Zeid Ra’ad Al Hussein, the United Nation commissioner for human rights on 5 August condemned the execution of 20 Sunni Kurds in Rajai Shahr prison in Karaj Tehran.
Zeid Ra’ad Al Hussein raised concern that there are “serious doubts about the fairness of the trials”.
20 people were executed in Iran on 2 Aug 2016 for alleged “terrorism-related” offences.
The commissioner says these charges are “overly broad and vague”. He also says that the accused did not have the right to a fair trial and were forced to confess possibly under torture.
Those executed were all religious activists or affiliates to Shafi’i Sunnis from the Kurdish community.
The Islamic republic authorities are saying that the group that were executed were members of Salafi group; an allegation that many of the Sunni prisoners have denied.
“In many of the cases, there were serious doubts about the fairness of the trials,” Zeid Ra’ad Al Hussein says.
The commissioner also names Shahram Ahmadi, a prisoner whose death penalty case was subject of a social media campaign with hashtag #FreeShahram.
Ahmadi was allegedly arrested after distributing leaflets demanding rights for the Sunni minority population in Iran during a 2009 visit of Ali Khamenei to Kurdistan, Iran.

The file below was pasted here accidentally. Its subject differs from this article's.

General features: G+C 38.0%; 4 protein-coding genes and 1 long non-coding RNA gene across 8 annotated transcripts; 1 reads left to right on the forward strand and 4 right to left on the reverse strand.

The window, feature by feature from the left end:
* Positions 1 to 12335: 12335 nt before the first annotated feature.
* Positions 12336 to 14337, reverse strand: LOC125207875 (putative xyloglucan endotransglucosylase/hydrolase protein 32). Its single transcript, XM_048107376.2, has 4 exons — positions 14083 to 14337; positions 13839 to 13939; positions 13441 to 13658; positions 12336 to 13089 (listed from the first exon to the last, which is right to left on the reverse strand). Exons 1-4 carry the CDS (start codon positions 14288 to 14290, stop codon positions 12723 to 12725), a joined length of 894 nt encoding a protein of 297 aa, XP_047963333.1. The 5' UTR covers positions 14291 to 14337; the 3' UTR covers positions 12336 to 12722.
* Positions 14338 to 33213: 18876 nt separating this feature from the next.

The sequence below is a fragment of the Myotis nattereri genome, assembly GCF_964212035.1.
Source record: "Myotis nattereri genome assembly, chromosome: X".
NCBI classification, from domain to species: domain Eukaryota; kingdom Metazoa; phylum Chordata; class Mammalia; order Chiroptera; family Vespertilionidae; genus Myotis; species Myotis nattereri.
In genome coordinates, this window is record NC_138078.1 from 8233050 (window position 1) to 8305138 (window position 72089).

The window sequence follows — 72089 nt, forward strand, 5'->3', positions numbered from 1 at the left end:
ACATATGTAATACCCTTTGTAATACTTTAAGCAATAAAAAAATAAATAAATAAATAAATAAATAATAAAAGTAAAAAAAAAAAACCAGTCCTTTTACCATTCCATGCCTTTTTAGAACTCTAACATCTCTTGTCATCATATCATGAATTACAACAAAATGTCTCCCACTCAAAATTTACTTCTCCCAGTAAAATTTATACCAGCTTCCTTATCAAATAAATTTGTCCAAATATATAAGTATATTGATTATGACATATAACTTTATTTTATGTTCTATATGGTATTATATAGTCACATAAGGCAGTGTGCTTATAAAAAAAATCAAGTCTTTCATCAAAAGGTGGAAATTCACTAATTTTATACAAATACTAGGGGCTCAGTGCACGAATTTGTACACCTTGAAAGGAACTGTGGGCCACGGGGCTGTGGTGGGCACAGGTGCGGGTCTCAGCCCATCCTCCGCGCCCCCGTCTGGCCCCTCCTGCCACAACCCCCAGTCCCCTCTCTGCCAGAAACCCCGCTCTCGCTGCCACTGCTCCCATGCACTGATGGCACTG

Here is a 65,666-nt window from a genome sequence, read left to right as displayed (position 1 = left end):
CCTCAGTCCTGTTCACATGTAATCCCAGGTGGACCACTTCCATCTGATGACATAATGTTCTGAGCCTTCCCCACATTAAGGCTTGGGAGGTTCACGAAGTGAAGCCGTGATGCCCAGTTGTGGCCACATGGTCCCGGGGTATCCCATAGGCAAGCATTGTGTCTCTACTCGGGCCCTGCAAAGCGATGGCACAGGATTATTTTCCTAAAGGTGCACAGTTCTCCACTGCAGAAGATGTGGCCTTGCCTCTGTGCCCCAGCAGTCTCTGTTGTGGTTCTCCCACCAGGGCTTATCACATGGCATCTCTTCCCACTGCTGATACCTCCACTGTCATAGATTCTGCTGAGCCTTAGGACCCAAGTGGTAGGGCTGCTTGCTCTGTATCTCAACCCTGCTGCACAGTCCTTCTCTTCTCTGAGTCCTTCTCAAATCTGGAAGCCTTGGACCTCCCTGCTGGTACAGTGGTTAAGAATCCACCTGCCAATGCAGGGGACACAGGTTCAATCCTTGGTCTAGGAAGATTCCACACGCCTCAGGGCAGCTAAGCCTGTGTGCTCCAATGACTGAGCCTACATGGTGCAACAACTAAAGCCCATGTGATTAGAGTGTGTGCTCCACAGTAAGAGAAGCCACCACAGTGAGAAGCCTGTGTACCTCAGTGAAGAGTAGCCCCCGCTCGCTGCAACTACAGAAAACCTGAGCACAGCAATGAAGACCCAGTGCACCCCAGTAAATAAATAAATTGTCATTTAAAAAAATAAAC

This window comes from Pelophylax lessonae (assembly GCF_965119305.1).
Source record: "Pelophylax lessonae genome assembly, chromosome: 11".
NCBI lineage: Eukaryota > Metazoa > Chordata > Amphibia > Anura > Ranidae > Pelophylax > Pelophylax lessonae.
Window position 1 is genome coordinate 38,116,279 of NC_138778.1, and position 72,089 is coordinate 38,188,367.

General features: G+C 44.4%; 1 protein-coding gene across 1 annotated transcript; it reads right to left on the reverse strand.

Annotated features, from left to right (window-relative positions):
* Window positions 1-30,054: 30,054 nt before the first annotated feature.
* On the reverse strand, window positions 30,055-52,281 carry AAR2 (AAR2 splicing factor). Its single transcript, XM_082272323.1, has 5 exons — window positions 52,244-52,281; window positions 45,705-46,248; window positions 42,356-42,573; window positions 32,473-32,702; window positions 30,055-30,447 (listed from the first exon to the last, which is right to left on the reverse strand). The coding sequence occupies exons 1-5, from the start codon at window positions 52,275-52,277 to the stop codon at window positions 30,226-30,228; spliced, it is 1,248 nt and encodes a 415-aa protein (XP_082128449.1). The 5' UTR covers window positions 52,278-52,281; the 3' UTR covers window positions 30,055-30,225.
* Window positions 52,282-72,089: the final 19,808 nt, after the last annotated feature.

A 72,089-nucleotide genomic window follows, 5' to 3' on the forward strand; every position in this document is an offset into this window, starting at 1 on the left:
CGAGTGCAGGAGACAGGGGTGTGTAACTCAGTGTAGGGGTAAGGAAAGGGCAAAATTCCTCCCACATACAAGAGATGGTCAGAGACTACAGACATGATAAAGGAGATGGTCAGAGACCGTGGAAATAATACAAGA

The 2009 visit of Islamic Republic leader to Iranian Kurdistan was highly publicised and after this visit a number of Sunni religious activists were arrested by local security forces.
Ahmadi was denied the right to see his family prior to his execution. His relatives were initially asked to go to Rajai Shahr prison to visit him but then later on were directed to the cemetery where he was due to be buried near Tehran.
The High Commissioner has also raised concern about the execution Hassan Afshar who was hanged when he was 19 for a crime he was accused of when 17.
Afshar was accused of rape when he was 17 and later on received the death penalty. He was hanged last month in Iran.
The execution of juvenile offenders in Iran is a major concern for the human rights defenders. Mr. Zeid urged Iran to respect the strict prohibition under international human rights law against this practice.